Lawyers representing Dallas County Judge Clay Jenkins in his legal standoff with Texas Gov. Greg Abbott over the wearing of masks to guard against COVID-19 have received the John Howie Award for their efforts.
The Dallas Trial Lawyers Association conveys the award each year to attorneys and their clients for “the courageous pursuit of justice in the face of adversity.” The award is named for renowned Dallas trial lawyer John Howie, who died in 2002.
“We decided to take this case – and do it pro bono – because we knew it was important for the health and safety of the people in Dallas County, and because it was the right thing to do,” says Charla Aldous, of Aldous\Walker in Dallas, who represents Judge Jenkins. Also on the trial team and receiving the award are attorneys Brent Walker, Tiffany Standly, Caleb Miller and Jeffrey Rasansky of Aldous\Walker, and Sean McCaffity of Sommerman, McCaffity, Quesada & Geisler. In Austin, the group includes noted appellate lawyer Doug Alexander of Alexander Dubose & Jefferson.
It is the second John Howie Award for Ms. Aldous, who first received it in 2010 in a case involving improper peer review of a doctor at UT Southwestern Medical Center in Dallas.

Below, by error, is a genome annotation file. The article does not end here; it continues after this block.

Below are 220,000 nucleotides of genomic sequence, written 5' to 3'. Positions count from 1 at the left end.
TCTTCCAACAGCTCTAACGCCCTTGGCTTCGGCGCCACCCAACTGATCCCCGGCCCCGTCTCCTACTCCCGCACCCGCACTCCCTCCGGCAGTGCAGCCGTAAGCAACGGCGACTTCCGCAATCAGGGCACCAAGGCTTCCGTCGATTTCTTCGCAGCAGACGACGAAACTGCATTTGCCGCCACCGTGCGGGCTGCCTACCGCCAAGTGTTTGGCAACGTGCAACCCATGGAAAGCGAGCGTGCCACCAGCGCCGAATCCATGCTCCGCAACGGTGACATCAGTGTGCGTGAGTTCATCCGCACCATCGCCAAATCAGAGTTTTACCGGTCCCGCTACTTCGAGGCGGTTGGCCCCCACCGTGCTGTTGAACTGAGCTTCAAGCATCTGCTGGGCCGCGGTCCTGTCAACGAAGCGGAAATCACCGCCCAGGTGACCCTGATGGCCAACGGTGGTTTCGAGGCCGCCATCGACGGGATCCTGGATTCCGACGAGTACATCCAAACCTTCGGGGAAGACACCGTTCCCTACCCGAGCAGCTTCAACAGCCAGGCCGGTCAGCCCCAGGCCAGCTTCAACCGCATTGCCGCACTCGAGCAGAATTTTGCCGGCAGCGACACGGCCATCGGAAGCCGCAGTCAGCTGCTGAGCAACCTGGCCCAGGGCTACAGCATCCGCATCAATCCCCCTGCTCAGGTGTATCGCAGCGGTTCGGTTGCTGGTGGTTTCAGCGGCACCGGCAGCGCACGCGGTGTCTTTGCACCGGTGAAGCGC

“I am honored to represent Judge Jenkins in something that matters as much as this case does,” says Mr. Walker.
The dispute behind this latest award began in August when, facing exponential growth in coronavirus cases, Judge Jenkins ordered people to wear masks in all public places. That led to litigation and Jenkins added Gov. Abbott as a defendant, based on the governor’s prohibition against mask mandates. The case is right now before the Texas Fifth Court of Appeals in Dallas.
“We will wait and see what the court does, but to receive this award is recognition that, no matter the outcome, we’re doing what good trial lawyers are supposed to do,” says Mr. McCaffity.
The case is Greg Abbott et al. v. Clay Jenkins, case number 05-21-00733-CV in the Texas Fifth Court of Appeals in Dallas.